Logos 5 Review: Connecting Content With Context

The growth of Logos Bible Software in recent years has transformed their downtown community of Bellingham, Washington.  With the release of Logos 5 they have transformed the nature of Bible study technology.  I decided to do a thorough review of the new version because it partly fulfills the vision I have described on this blog for the past few years. Logos is doing for the Bible what Google’s Knowledge Graph does for the web: it connects words to what they represent so you can discover relevant facts more quickly.

The best approach to studying the Bible is to put everything in its proper context.  We get to know the people in a story by understanding their relationships.  We learn to appreciate cultural references by knowing what else was going on the world at the time and in what geopolitical arena it occurred.  The new features in Logos are designed to help ministry leaders gather this kind of context.

Sean Boisen, Director of Content Innovation, gives a good overview:

The Most Comprehensive Search Available

The most significant thing about Bible Facts, Clause Search, and the various guides is the database behind it all. Their team has digitally linked countless words with the person, place, or thing they describe. To understand this from a user perspective, compare results when searching for Jesus.  In popular online search tools and competing software platforms  I found 942 verses.  Using Clause Search I found 6,773 references to him.

The difference is that Logos knows which verses talk about Jesus but don’t use one of his names. A prime example is John 3:16: Logos finds it in a search for “Jesus” while others come up empty.  The same applies to physical locations or objects that are the subject of a phrase but may not be named directly.  To appreciate this more fully, there are at least 70,000 personal pronouns (by my rough count) to digitally tag to make this work. Logos went beyond that into aliases, other nouns and even the implied subjects of verbs. In case you missed it in the video above, that is why it took a team of people three years to complete.  I applaud them for that kind of dedication and concern for fine details.

Bible Facts: People, Places, and Things

Certain features are common to everything in Bible Facts.  You get a short description, verse list, links to the books and media in your library, and original language information. Searching for a person returns their relationships (visually and in list form), roles (king, priest, etc), known aliases, and key life events.  Search for a place to get an array of maps and that location’s lat/long linking to a Google view.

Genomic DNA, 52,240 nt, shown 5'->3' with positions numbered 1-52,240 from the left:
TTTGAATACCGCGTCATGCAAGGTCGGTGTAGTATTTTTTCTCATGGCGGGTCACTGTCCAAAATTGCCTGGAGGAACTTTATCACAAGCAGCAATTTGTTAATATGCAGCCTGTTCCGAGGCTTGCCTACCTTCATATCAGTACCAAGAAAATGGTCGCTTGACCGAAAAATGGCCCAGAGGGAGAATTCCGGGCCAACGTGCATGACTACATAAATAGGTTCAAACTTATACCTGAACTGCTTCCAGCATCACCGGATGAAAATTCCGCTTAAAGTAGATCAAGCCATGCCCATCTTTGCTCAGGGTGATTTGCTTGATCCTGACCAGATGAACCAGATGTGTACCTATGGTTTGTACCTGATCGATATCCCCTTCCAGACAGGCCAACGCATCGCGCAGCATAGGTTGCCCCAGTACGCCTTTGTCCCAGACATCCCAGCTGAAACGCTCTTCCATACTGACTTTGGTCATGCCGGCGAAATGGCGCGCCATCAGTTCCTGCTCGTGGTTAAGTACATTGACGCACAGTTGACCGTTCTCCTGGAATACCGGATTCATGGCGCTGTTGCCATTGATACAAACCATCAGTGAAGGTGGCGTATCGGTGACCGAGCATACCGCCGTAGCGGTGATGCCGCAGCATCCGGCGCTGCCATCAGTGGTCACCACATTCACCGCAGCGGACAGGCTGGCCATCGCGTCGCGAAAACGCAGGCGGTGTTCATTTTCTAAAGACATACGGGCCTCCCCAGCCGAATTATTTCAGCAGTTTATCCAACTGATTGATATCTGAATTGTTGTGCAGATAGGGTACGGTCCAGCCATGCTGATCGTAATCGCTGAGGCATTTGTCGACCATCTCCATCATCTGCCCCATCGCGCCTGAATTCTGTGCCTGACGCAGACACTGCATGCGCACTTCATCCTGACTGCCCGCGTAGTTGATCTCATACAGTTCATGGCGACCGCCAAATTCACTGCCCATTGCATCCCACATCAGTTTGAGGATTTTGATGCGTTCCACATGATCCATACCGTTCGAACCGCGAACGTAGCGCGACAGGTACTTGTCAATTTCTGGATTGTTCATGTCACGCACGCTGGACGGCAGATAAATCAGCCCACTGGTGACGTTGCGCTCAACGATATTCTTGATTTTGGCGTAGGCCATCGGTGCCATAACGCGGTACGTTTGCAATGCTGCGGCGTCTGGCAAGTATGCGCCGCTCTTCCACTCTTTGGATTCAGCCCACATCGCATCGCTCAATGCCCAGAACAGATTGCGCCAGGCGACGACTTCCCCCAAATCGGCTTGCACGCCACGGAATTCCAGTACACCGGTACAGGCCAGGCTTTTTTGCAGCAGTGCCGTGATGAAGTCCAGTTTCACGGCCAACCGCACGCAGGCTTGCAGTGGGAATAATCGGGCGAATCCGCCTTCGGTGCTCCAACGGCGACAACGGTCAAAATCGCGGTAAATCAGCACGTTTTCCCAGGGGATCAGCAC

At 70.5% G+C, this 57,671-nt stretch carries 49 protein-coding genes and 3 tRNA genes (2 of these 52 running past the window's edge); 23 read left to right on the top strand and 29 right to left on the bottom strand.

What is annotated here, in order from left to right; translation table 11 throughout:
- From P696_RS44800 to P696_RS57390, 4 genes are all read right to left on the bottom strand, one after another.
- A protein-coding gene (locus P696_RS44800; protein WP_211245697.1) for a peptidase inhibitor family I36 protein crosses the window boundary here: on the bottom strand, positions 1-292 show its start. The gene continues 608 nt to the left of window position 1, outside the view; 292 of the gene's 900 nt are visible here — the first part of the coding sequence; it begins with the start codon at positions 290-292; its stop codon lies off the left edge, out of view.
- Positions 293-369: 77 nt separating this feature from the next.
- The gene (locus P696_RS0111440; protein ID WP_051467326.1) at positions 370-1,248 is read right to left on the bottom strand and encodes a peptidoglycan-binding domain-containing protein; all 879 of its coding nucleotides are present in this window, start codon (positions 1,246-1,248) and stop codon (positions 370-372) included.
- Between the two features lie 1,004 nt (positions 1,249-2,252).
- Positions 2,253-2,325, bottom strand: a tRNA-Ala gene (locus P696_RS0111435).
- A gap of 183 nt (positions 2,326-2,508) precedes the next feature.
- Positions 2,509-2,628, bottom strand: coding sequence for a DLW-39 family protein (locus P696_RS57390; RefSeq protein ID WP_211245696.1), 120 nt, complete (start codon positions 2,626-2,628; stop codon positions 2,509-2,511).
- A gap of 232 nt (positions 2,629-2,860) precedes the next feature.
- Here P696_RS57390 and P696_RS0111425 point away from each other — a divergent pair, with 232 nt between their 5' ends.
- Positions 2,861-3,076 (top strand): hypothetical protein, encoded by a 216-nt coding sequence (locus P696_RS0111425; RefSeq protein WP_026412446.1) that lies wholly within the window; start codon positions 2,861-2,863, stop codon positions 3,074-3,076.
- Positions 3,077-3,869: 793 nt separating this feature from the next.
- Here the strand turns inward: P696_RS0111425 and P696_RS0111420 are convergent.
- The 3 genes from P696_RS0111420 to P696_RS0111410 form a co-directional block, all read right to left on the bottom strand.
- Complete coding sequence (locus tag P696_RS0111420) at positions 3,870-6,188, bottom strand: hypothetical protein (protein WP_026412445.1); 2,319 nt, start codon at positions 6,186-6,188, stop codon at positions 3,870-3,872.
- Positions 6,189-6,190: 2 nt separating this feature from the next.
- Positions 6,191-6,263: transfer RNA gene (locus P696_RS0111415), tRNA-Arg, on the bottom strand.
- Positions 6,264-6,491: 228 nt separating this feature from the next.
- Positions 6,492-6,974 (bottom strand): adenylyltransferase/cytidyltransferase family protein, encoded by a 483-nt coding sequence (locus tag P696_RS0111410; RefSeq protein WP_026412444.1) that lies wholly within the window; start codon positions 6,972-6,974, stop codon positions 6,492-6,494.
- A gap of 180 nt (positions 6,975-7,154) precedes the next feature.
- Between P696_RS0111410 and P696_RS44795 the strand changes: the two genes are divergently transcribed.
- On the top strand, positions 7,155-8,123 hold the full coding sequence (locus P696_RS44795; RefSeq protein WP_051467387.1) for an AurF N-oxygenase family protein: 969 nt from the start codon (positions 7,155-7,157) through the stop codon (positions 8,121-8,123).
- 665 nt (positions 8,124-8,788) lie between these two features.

Auto-completion suggestions help you find the right information when a search term could describe multiple things.  For example, typing in “Israel” will suggest either the person named Israel (a.k.a. Jacob), the geographic area or the people group known by that name.  It also gives some results from events containing that keyword.

These features work well and are easy to navigate.  They go a long way in helping to connect facts together in ways that give you a fuller understanding of each story.  The people, places and things you can learn about in the Bible Facts tool are all easily accessible with the Explorer pane.  I highly recommend keeping that open all the time.

My only disappointment is that the media provided give small windows of information, not a big picture. One graphic has Jesus’ genealogy from Luke (the line through Joseph). A separate image has the one from Matthew (the line through Mary).  There is no graphic showing his complete lineage in one view.  Maps have the same challenge.  Each shows select places of interest but none show every place mentioned in the Bible in the zoom-able type of interface I love about online maps (known as a “slippy” map). These aren’t easy problems to solve but if anyone can pull it off, Logos would be the company to do it.

Timeline

By contrast, the new timeline offers all biblical events and world history in a single dynamic view.  Choose to see as few or as many years as you’d like.  Filter out events not mentioned in scripture and filter further by keyword.  Then, click on an event to get all the details your digital library has to offer.  Clicking the “more” button brings you to an outline view of major periods.  That’s the kind of stuff I was expecting to see in maps and family trees.  It’s a great user experience in those respects, but it lacks smooth linkage between events and the associated text.

It takes several clicks to get from a selected time period back to the passage of the Bible which deals with it.  Going the opposite direction, when reading the Bible I can find no easy way to discover where a passage falls on the timeline without some creative searching involved.  If the goal is to gain historical context of a biblical story, why is the timeline so far removed from the source text?  I can get there in one click from other resources which mention a year, so why not make it equally well-connected with chapter and verse? This is an obvious shortfall that needs to be addressed in the next update.

Note: the Timeline feature is not offered in the Starter package but is there in all others.

Passage Analysis

Given my propensity for data visualization, I wanted to specifically deal with a feature which is not new in this version but is focused on graphical analysis. I give it 2 out of 5 stars. The pericope comparison is easy to follow and clearly shows how different Bible versions split up and name sections. That’s the first star. Word trees are a concise, easy way to show repetitions and discover literary structures. Another star performer.

The remaining three visualizations get zero stars because they break a cardinal rule: label your axes. The Cluster Graph appears to be an x,y scatter plot but has no text telling what either axis represents. What is it comparing? Why is one translation on the top-right while the others are scattered to the left, right, bottom, and every place in between?